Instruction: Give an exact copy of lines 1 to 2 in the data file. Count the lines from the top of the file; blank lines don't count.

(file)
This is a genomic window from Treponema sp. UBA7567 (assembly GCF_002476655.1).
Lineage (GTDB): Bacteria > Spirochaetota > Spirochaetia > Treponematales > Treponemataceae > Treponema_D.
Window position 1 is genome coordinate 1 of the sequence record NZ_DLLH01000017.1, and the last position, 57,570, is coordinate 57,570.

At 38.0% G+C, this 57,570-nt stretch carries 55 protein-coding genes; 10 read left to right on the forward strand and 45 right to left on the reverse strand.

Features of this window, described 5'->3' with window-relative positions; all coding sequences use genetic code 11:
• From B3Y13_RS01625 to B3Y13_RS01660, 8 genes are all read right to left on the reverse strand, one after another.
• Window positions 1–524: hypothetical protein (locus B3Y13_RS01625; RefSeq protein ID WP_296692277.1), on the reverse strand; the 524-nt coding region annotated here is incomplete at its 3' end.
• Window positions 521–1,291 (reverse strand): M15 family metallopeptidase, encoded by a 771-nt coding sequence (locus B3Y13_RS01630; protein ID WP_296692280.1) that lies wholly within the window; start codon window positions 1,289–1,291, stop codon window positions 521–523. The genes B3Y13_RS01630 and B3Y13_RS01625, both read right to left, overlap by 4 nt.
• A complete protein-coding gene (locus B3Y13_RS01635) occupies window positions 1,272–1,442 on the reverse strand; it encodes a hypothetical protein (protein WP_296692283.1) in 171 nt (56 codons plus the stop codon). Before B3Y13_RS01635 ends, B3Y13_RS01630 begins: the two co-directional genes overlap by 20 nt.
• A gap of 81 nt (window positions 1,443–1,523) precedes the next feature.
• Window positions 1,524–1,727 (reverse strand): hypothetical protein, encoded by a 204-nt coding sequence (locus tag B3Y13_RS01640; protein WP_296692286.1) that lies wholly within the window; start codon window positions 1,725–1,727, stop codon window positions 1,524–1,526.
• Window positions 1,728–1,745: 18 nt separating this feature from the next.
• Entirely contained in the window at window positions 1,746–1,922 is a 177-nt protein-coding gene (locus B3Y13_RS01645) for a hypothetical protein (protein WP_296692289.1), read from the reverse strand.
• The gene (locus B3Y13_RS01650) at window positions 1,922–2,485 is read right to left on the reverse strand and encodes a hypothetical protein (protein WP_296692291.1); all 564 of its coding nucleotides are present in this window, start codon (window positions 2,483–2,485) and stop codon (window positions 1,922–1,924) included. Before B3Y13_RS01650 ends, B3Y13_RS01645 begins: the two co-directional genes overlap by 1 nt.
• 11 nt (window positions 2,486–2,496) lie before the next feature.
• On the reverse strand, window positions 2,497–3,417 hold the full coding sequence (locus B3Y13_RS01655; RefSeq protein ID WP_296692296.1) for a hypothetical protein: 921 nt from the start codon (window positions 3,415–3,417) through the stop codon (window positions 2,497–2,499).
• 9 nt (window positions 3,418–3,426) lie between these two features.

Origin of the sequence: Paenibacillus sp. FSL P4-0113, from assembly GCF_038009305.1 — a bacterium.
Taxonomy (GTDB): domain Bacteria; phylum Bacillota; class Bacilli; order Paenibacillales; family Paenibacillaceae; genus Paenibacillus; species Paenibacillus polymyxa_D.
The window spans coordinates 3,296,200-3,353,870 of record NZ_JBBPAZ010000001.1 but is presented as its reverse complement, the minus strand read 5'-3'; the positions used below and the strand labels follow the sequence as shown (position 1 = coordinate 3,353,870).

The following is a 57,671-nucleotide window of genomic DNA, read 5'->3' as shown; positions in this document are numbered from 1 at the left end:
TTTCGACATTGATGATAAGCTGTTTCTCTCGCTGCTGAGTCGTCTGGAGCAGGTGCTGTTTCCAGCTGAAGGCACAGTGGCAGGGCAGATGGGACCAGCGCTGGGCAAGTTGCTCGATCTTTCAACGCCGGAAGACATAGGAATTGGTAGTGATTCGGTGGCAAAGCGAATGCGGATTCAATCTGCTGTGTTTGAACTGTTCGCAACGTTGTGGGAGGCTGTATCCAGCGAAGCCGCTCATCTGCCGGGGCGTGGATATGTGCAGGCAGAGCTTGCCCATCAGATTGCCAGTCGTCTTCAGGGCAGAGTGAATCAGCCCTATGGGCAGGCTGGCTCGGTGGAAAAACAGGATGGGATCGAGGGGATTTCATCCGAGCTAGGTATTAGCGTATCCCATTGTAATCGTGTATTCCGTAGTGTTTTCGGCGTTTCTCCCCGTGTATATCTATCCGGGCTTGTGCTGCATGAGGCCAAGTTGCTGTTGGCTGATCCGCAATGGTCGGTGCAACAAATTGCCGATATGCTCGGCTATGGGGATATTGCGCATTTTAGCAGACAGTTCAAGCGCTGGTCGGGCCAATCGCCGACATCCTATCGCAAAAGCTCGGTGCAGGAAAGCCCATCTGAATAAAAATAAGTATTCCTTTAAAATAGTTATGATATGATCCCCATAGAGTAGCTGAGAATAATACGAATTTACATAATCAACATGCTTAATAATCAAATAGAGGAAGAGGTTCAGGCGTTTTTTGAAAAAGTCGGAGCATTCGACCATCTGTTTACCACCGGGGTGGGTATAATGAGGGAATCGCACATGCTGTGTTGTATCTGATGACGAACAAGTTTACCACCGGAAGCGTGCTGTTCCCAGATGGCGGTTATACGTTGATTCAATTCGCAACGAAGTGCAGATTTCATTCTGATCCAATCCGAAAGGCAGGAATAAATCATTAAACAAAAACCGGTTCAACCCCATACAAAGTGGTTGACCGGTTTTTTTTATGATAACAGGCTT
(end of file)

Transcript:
This is a genomic window from Treponema sp. UBA7567 (assembly GCF_002476655.1).
Lineage (GTDB): Bacteria > Spirochaetota > Spirochaetia > Treponematales > Treponemataceae > Treponema_D.